Yes, Mr. Z, we read to our kids every day and books are still a focus  in our home. And this is so much more than you needed to know. But if you want to trace the literacy path between infancy and achievement in your 8th grade classroom, here’s our how-to guide to share with other parents, drawn from a range of thought leaders like Jim Trelease, literacy specialists and children’s librarians everywhere:

 Parent Librarian’s DIY: How to Build a Reader in Eight Steps

  1. Start Early In the last trimester of pregnancy,  a fetus has developed aurally and responds to the sound of your voice. After your baby is born, set a goal to read aloud every day.
  2. Limit screen time – Passive screen time takes away from early literacy activities such as reading with a parent/caregiver and exploring books independently. Quick scene changes sensitize the developing brain to expect a new stimulus every three seconds. No matter what your perspective on media use, here is the bottom-line: early and prolonged screen time is not literacy-friendly. Also see  Media Use in School-Aged Children and Adolescents.
  3. Set a bedtime reading routine – This single, repeated ritual will do more than anything else to build a reader. Discuss the stories with your emerging reader; asking open-ended “I wonder” types of questions can stretch imaginations and help them put themselves in the story. “I wonder why.. I wonder where.. I wonder if..”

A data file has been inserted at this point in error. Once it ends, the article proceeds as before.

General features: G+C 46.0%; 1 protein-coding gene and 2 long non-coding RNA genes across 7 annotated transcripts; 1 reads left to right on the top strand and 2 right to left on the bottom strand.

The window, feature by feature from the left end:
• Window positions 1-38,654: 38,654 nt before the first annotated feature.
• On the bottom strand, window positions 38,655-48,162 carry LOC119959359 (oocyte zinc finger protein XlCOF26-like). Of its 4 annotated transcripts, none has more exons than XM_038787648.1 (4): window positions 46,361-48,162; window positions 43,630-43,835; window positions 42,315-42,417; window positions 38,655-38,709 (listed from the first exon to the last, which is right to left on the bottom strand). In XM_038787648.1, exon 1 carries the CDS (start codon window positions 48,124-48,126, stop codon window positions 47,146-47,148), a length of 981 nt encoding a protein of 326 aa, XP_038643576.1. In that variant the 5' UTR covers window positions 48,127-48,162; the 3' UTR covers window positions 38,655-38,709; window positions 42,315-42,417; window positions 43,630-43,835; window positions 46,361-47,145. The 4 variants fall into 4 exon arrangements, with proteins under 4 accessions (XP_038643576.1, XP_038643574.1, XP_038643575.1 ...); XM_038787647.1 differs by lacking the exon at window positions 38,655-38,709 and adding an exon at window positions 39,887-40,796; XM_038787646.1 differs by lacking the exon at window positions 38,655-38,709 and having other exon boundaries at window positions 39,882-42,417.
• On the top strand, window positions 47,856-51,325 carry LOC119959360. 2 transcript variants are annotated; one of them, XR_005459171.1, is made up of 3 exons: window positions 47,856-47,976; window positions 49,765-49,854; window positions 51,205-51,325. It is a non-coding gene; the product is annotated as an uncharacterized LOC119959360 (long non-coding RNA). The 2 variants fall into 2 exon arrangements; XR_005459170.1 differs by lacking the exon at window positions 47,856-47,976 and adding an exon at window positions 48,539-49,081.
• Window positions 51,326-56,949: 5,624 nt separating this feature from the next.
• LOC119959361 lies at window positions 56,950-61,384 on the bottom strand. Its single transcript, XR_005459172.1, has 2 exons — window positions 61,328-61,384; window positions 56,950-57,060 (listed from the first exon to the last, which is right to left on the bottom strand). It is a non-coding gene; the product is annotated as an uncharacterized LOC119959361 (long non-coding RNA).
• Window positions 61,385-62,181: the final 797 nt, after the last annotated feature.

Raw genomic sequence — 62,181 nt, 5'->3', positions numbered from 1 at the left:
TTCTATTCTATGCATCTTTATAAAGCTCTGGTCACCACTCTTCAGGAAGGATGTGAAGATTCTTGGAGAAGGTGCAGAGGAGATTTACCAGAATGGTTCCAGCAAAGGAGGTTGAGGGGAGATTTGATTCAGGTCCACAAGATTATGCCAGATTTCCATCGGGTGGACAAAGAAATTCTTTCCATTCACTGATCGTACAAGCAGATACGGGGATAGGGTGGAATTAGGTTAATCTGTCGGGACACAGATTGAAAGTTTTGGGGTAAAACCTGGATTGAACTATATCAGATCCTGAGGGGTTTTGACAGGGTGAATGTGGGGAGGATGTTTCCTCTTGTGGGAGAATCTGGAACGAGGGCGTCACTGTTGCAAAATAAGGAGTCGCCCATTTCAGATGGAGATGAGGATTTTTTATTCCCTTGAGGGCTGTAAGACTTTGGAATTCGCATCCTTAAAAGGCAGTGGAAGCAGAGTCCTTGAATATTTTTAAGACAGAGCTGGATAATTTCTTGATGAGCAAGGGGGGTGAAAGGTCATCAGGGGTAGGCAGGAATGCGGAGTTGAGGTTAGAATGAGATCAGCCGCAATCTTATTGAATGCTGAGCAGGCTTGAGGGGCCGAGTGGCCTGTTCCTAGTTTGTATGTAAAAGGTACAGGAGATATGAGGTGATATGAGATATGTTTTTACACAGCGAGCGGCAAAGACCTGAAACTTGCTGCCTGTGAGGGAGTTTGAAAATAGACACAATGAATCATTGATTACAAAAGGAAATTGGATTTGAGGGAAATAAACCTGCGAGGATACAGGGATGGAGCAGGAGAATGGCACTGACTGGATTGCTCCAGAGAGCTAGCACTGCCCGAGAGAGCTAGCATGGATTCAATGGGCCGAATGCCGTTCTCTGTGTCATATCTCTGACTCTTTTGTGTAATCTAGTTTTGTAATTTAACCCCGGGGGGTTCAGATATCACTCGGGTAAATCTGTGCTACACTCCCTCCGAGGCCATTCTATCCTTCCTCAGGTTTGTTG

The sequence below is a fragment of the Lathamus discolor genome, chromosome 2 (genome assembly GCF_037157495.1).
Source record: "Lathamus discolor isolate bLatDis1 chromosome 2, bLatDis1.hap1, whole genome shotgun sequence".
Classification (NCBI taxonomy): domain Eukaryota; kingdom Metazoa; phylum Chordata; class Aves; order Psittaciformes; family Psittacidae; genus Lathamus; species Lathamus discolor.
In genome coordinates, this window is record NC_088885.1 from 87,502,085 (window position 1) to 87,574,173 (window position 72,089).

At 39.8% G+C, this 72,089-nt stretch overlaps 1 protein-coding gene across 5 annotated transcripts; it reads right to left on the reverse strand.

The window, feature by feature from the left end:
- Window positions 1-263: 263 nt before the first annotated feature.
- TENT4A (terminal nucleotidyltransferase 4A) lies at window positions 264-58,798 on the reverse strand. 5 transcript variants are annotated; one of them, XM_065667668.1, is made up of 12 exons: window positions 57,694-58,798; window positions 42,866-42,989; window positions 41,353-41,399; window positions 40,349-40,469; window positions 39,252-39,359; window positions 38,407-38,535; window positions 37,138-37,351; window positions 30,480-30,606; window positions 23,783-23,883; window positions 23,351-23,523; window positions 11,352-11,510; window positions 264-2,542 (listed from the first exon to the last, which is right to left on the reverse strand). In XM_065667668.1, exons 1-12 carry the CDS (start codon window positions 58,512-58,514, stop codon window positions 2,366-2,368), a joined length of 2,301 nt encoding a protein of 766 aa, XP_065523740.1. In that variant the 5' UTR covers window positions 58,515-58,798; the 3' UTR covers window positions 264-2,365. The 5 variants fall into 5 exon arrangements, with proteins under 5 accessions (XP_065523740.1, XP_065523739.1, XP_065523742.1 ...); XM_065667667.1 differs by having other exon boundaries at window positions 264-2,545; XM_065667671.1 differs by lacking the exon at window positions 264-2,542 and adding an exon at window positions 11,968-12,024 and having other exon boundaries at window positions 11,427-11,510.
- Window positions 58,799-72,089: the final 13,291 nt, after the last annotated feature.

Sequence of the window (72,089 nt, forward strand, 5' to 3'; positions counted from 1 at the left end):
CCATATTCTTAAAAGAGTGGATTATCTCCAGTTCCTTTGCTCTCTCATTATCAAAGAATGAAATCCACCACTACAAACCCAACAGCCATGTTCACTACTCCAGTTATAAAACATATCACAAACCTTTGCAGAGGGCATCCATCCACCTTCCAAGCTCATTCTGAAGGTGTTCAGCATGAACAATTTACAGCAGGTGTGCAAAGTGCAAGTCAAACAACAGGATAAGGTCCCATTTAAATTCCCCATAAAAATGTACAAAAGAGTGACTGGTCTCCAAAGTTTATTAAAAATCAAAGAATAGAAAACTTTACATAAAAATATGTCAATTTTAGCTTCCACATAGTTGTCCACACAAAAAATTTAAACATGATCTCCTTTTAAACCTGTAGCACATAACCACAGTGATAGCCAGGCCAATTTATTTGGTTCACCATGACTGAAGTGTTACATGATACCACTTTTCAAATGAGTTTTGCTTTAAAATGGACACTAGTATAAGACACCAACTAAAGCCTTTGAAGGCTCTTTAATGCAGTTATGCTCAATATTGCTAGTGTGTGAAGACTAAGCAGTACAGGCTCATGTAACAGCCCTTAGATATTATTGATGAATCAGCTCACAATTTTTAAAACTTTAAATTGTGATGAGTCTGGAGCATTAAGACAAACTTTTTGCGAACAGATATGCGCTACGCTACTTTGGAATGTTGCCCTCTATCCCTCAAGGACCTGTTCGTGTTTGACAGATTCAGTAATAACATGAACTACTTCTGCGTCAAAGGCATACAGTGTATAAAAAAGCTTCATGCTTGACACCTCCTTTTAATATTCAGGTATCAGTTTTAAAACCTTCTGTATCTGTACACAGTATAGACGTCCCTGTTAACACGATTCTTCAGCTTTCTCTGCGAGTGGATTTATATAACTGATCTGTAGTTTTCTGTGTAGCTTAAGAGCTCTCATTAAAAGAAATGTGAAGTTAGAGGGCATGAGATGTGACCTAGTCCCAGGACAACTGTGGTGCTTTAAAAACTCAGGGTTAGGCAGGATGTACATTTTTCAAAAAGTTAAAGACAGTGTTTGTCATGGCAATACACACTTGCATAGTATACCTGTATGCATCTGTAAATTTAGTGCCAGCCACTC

4. Visit the library every week – experiment with authors; meet the children’s librarian. Bring home books. Lots of books. Bring home more of the authors which you and your child enjoy most.
  5. Build home libraries – keep the old favorites and rotate in new fiction and nonfiction titles periodically. Give books as gifts year round. Take books with you wherever you go.
  6. Model reading – let your child see you reading different texts for different reasons; talk about your reading and let your kids know that you think it’s important.
  7. Sing, talk, laugh with your children every day – have conversations about what you see and explore language with your child.
  8. Repeat, repeat, repeat and enjoy the journey!

Thanks for all the great teaching you do in your classroom.

We make a good team.

Shannon and Brian Betts, Parent Readers-at-Large